Volvo Cars Develops Helmet Crash Test
Volvo Cars and POC collaborate to develop the world-first crash tests of bike helmets.
By combining Volvo Cars’ automatic emergency braking and pedestrian detection system, cyclist detection with full auto brakes uses the car’s cameras and radars to detect cyclists, warn the driver of an imminent collision, and apply the brakes if further action is required.
Now, Volvo Cars, a leader in automotive safety developments, is collaborating with the Swedish sports and safety brand POC for a series of world-first crash tests of bike helmets against cars as part of a new research project to protect cyclists on the road.
This Volvo-POC research project consists of specially designed crash tests at the Volvo Cars safety research facilities in Gothenburg, Sweden. These tests are part of a wider research project that aims to understand the types of long-term injuries sustained by cyclists after accidents. Alongside POC and Volvo Cars, this larger project also includes KTH Royal Institute of Technology, and MIPS and Autoliv, and is financed by Vinnova.
Current bike helmet testing procedures are fairly simple and do not take vehicle-to-bike accidents into account. So, based on existing regulatory test procedures for pedestrian head protection, these new tests include simulations of real-life possibilities; POC bike helmets are worn by crash dummy heads and mounted on a testing rig, from where they are launched towards different areas of the hood of a static Volvo car, at different speeds and angles from various measurements. These tests also allow for a direct comparison between wearing and not wearing a helmet and help POC develop safer and more protective helmets in the long run.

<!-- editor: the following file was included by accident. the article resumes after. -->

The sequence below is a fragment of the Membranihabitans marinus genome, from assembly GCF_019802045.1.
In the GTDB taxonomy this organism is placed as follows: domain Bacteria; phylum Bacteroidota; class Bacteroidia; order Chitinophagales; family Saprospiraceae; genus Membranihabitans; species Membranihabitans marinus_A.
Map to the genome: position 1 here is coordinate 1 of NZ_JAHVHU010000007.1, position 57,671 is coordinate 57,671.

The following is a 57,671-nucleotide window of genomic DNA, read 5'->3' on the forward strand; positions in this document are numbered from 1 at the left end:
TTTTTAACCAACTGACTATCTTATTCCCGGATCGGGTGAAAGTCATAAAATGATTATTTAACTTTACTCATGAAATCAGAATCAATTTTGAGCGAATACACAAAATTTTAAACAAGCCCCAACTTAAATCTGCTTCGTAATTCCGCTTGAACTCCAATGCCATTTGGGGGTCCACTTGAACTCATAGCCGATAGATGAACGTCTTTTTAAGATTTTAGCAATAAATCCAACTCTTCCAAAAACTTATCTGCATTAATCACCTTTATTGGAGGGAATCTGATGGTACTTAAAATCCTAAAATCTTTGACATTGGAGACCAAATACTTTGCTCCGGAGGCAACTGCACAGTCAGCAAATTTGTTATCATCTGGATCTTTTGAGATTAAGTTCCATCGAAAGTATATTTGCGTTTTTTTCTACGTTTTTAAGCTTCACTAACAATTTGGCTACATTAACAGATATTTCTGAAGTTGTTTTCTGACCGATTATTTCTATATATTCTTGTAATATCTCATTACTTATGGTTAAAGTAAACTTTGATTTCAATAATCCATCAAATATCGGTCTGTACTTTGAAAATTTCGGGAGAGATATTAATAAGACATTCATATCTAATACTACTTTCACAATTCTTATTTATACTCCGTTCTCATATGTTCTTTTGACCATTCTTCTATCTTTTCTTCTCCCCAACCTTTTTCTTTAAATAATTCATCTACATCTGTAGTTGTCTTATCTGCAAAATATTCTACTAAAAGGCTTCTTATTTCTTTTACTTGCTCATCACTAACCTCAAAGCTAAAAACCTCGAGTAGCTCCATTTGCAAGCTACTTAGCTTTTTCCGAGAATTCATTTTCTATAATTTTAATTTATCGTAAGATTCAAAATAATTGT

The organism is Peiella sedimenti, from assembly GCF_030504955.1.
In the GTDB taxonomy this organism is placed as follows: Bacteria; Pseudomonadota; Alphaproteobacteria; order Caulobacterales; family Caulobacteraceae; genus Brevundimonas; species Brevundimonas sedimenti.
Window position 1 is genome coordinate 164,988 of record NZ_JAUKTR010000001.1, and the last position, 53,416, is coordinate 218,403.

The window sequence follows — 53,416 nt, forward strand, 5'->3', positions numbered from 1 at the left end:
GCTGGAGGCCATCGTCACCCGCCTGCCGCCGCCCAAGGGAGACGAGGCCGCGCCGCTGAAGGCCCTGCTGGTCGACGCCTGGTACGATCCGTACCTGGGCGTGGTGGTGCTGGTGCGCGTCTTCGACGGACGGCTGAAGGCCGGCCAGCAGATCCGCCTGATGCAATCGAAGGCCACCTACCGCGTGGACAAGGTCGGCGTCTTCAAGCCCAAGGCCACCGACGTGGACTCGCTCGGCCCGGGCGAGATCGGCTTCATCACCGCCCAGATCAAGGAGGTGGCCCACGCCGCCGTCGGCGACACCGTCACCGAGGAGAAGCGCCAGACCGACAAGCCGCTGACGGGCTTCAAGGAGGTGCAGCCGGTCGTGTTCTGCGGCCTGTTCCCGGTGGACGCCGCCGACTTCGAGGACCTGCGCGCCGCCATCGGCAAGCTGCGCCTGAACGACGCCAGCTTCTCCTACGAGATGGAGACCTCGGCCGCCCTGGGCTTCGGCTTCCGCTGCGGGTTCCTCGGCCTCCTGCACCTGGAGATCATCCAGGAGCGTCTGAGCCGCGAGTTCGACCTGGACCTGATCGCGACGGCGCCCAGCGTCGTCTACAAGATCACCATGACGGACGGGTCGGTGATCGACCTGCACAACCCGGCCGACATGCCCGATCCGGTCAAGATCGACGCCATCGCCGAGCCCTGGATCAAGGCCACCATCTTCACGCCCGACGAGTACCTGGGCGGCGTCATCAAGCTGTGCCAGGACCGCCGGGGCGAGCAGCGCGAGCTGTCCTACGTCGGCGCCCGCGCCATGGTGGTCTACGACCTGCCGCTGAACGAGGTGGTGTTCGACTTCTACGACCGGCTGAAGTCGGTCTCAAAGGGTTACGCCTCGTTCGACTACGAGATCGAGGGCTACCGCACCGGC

“This project with POC is a good example of our pioneering spirit in safety,” said Malin Ekholm, Head of the Volvo Cars Safety Centre and one of the company’s leading safety engineers. “We often develop new testing methods for challenging traffic scenarios. Our aim is not only to meet legal requirements or pass rating tests. Instead, we go beyond ratings, using real traffic situations to develop technology that further improves safety.”
“Much like Volvo Cars, safety is at the very centre of our mission and drives all our ideas and innovations,” says Oscar Huss, Head of Product Development at POC. “By working closely with scientific leaders in the POC Lab, we strive to lead the way in introducing new safety ideas. Certification standards are essential, but they should never limit our willingness to look beyond their parameters to find better and more innovative ways to reduce the consequences of accidents.”
In an earlier collaboration, Volvo Cars and POC worked on a pilot to connect bike helmets with cars to avoid accidents. With the relatively recent release of the pedestrian detection and cyclist detection with full auto brake systems, Volvo Cars demonstrates how it has expanded its definition of safety to include people outside its cars.